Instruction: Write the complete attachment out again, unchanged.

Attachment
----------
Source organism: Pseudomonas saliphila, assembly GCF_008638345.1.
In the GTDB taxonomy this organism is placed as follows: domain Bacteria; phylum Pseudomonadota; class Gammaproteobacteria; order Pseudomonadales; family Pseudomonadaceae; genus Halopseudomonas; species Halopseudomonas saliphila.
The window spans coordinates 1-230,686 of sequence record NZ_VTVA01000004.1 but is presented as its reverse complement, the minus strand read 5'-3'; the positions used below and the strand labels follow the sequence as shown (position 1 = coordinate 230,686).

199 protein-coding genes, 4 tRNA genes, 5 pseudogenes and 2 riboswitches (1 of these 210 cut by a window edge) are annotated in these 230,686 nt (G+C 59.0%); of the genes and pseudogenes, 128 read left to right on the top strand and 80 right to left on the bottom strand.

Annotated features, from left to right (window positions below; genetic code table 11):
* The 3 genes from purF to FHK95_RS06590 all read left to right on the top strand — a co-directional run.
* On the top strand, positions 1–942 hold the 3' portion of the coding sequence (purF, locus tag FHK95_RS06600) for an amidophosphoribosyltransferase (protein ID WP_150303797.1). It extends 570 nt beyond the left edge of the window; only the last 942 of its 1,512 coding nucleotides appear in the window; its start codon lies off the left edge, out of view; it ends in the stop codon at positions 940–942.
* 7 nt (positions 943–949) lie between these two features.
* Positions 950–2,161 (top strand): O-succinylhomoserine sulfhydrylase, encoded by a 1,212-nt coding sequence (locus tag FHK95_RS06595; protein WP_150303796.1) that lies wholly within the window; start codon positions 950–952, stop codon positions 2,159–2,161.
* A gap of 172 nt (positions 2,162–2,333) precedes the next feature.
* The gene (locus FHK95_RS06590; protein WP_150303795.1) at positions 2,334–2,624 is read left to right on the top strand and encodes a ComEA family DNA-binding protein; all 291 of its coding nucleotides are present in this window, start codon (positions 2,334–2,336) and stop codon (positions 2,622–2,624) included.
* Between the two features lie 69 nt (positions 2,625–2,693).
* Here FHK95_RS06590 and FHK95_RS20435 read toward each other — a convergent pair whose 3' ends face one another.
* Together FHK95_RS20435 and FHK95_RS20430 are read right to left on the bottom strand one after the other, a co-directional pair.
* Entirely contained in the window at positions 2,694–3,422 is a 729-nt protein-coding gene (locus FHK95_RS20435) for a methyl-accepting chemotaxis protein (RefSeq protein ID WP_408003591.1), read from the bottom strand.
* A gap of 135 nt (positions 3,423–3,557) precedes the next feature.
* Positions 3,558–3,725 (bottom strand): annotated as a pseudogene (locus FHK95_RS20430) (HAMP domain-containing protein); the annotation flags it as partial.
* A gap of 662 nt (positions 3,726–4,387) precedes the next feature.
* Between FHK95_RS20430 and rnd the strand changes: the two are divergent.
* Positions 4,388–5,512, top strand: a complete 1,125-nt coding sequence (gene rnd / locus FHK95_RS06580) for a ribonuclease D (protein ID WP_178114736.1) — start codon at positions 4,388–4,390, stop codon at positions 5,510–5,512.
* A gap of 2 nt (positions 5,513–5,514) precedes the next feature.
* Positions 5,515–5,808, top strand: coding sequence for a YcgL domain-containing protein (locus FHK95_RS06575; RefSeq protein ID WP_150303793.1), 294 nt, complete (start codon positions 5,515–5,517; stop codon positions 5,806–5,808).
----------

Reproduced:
Source organism: Pseudomonas saliphila, assembly GCF_008638345.1.
In the GTDB taxonomy this organism is placed as follows: domain Bacteria; phylum Pseudomonadota; class Gammaproteobacteria; order Pseudomonadales; family Pseudomonadaceae; genus Halopseudomonas; species Halopseudomonas saliphila.
The window spans coordinates 1-230,686 of sequence record NZ_VTVA01000004.1 but is presented as its reverse complement, the minus strand read 5'-3'; the positions used below and the strand labels follow the sequence as shown (position 1 = coordinate 230,686).

199 protein-coding genes, 4 tRNA genes, 5 pseudogenes and 2 riboswitches (1 of these 210 cut by a window edge) are annotated in these 230,686 nt (G+C 59.0%); of the genes and pseudogenes, 128 read left to right on the top strand and 80 right to left on the bottom strand.

Annotated features, from left to right (window positions below; genetic code table 11):
* The 3 genes from purF to FHK95_RS06590 all read left to right on the top strand — a co-directional run.
* On the top strand, positions 1–942 hold the 3' portion of the coding sequence (purF, locus tag FHK95_RS06600) for an amidophosphoribosyltransferase (protein ID WP_150303797.1). It extends 570 nt beyond the left edge of the window; only the last 942 of its 1,512 coding nucleotides appear in the window; its start codon lies off the left edge, out of view; it ends in the stop codon at positions 940–942.
* 7 nt (positions 943–949) lie between these two features.
* Positions 950–2,161 (top strand): O-succinylhomoserine sulfhydrylase, encoded by a 1,212-nt coding sequence (locus tag FHK95_RS06595; protein WP_150303796.1) that lies wholly within the window; start codon positions 950–952, stop codon positions 2,159–2,161.
* A gap of 172 nt (positions 2,162–2,333) precedes the next feature.
* The gene (locus FHK95_RS06590; protein WP_150303795.1) at positions 2,334–2,624 is read left to right on the top strand and encodes a ComEA family DNA-binding protein; all 291 of its coding nucleotides are present in this window, start codon (positions 2,334–2,336) and stop codon (positions 2,622–2,624) included.
* Between the two features lie 69 nt (positions 2,625–2,693).
* Here FHK95_RS06590 and FHK95_RS20435 read toward each other — a convergent pair whose 3' ends face one another.
* Together FHK95_RS20435 and FHK95_RS20430 are read right to left on the bottom strand one after the other, a co-directional pair.
* Entirely contained in the window at positions 2,694–3,422 is a 729-nt protein-coding gene (locus FHK95_RS20435) for a methyl-accepting chemotaxis protein (RefSeq protein ID WP_408003591.1), read from the bottom strand.
* A gap of 135 nt (positions 3,423–3,557) precedes the next feature.
* Positions 3,558–3,725 (bottom strand): annotated as a pseudogene (locus FHK95_RS20430) (HAMP domain-containing protein); the annotation flags it as partial.
* A gap of 662 nt (positions 3,726–4,387) precedes the next feature.
* Between FHK95_RS20430 and rnd the strand changes: the two are divergent.
* Positions 4,388–5,512, top strand: a complete 1,125-nt coding sequence (gene rnd / locus FHK95_RS06580) for a ribonuclease D (protein ID WP_178114736.1) — start codon at positions 4,388–4,390, stop codon at positions 5,510–5,512.
* A gap of 2 nt (positions 5,513–5,514) precedes the next feature.
* Positions 5,515–5,808, top strand: coding sequence for a YcgL domain-containing protein (locus FHK95_RS06575; RefSeq protein ID WP_150303793.1), 294 nt, complete (start codon positions 5,515–5,517; stop codon positions 5,806–5,808).